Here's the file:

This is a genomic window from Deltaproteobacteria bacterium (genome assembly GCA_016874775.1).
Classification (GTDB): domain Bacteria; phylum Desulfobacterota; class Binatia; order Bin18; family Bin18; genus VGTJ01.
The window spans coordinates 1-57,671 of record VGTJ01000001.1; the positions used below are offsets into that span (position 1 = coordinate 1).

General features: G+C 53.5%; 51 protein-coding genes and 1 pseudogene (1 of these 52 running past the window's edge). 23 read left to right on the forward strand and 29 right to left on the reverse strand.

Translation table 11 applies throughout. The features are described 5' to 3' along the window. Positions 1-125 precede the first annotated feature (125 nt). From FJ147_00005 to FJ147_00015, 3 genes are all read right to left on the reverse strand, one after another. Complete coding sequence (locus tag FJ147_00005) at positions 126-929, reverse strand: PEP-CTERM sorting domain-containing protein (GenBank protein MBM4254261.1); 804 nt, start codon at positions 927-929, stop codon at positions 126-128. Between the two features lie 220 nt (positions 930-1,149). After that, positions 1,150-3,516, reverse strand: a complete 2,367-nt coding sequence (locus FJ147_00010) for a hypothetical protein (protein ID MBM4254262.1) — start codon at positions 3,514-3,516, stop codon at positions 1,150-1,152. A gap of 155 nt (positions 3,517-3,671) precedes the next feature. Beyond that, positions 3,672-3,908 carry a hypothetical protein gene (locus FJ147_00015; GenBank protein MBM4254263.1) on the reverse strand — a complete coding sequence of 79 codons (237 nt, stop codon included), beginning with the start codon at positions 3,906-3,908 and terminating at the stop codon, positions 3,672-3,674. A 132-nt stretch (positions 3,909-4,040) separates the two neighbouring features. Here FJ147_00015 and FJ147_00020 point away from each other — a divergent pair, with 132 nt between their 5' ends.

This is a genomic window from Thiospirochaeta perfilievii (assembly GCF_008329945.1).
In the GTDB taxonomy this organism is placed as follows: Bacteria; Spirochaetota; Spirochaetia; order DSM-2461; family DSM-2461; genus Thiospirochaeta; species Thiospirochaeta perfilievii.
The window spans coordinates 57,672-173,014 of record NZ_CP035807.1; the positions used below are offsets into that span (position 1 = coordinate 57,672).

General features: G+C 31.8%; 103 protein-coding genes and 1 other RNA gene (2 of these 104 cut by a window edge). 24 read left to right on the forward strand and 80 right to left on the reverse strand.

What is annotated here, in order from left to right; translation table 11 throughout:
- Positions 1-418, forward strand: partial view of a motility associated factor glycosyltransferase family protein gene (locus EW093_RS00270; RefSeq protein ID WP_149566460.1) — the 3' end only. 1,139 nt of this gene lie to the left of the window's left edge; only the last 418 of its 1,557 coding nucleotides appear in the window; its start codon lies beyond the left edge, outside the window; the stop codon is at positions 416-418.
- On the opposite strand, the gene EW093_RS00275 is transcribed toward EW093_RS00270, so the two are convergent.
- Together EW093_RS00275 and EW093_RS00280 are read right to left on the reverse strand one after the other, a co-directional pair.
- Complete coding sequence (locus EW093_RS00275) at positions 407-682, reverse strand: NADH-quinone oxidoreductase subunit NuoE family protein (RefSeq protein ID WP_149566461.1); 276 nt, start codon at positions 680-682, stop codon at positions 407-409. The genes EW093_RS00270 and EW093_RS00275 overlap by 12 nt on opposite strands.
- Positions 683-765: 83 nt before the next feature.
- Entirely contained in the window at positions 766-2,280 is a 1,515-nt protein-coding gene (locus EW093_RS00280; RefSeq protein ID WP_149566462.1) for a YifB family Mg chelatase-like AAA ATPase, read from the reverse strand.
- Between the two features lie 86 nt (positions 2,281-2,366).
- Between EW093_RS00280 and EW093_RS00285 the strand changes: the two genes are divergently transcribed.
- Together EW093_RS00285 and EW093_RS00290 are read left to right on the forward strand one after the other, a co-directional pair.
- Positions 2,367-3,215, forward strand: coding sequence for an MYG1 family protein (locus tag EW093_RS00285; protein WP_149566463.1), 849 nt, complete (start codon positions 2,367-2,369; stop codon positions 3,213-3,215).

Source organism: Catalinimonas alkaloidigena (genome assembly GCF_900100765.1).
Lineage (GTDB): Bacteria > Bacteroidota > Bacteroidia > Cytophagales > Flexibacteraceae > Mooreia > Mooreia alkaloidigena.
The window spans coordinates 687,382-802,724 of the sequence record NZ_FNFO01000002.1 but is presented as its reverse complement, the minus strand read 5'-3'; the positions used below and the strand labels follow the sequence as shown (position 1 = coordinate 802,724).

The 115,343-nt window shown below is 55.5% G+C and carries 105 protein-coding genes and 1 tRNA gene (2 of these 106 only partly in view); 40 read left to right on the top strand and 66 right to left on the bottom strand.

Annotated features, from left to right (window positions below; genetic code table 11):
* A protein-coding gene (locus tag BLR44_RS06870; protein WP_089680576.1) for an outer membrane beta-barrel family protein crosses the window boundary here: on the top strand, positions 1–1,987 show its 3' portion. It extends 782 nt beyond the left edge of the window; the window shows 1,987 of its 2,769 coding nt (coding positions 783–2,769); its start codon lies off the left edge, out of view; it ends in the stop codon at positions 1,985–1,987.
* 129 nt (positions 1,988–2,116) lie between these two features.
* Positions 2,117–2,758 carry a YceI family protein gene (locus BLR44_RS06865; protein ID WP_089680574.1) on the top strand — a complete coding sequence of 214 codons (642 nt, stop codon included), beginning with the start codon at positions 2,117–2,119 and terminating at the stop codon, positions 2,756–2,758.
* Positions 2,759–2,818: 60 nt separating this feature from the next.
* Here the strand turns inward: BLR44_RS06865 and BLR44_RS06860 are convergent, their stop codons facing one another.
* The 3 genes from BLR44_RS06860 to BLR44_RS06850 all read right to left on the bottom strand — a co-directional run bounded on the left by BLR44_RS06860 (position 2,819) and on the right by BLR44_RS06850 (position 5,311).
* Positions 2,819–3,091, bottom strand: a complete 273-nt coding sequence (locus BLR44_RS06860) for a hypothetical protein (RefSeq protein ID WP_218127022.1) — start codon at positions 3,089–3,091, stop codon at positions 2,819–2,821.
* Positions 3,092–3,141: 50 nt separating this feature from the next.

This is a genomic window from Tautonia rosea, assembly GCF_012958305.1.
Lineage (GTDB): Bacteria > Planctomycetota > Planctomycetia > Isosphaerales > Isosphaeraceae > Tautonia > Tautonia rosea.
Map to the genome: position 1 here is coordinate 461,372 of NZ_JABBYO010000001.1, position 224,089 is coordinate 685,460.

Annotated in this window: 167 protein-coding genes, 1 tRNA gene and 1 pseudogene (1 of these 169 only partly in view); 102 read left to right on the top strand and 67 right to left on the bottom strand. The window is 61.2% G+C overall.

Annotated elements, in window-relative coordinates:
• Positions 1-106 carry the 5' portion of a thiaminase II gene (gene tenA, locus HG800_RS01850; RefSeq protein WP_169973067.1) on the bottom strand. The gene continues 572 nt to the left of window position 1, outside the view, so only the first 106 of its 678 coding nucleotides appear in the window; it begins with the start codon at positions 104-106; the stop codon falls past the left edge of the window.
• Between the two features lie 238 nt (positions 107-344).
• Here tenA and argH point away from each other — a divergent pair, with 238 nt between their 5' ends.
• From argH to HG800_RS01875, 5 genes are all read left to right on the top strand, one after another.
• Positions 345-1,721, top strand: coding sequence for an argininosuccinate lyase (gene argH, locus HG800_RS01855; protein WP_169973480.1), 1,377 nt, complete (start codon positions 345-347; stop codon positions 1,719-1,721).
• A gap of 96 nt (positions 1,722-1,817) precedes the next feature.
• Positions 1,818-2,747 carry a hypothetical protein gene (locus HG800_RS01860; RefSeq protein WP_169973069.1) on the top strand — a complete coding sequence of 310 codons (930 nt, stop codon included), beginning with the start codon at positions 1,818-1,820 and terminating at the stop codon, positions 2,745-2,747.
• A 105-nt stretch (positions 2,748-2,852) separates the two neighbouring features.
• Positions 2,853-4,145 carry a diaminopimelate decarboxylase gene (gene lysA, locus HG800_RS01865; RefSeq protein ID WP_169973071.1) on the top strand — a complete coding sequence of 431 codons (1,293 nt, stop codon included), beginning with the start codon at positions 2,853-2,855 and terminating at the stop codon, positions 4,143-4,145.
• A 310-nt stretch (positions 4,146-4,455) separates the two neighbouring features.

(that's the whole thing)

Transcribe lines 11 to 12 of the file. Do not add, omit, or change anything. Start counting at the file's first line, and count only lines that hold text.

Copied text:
- Positions 1-418, forward strand: partial view of a motility associated factor glycosyltransferase family protein gene (locus EW093_RS00270; RefSeq protein ID WP_149566460.1) — the 3' end only. 1,139 nt of this gene lie to the left of the window's left edge; only the last 418 of its 1,557 coding nucleotides appear in the window; its start codon lies beyond the left edge, outside the window; the stop codon is at positions 416-418.
- On the opposite strand, the gene EW093_RS00275 is transcribed toward EW093_RS00270, so the two are convergent.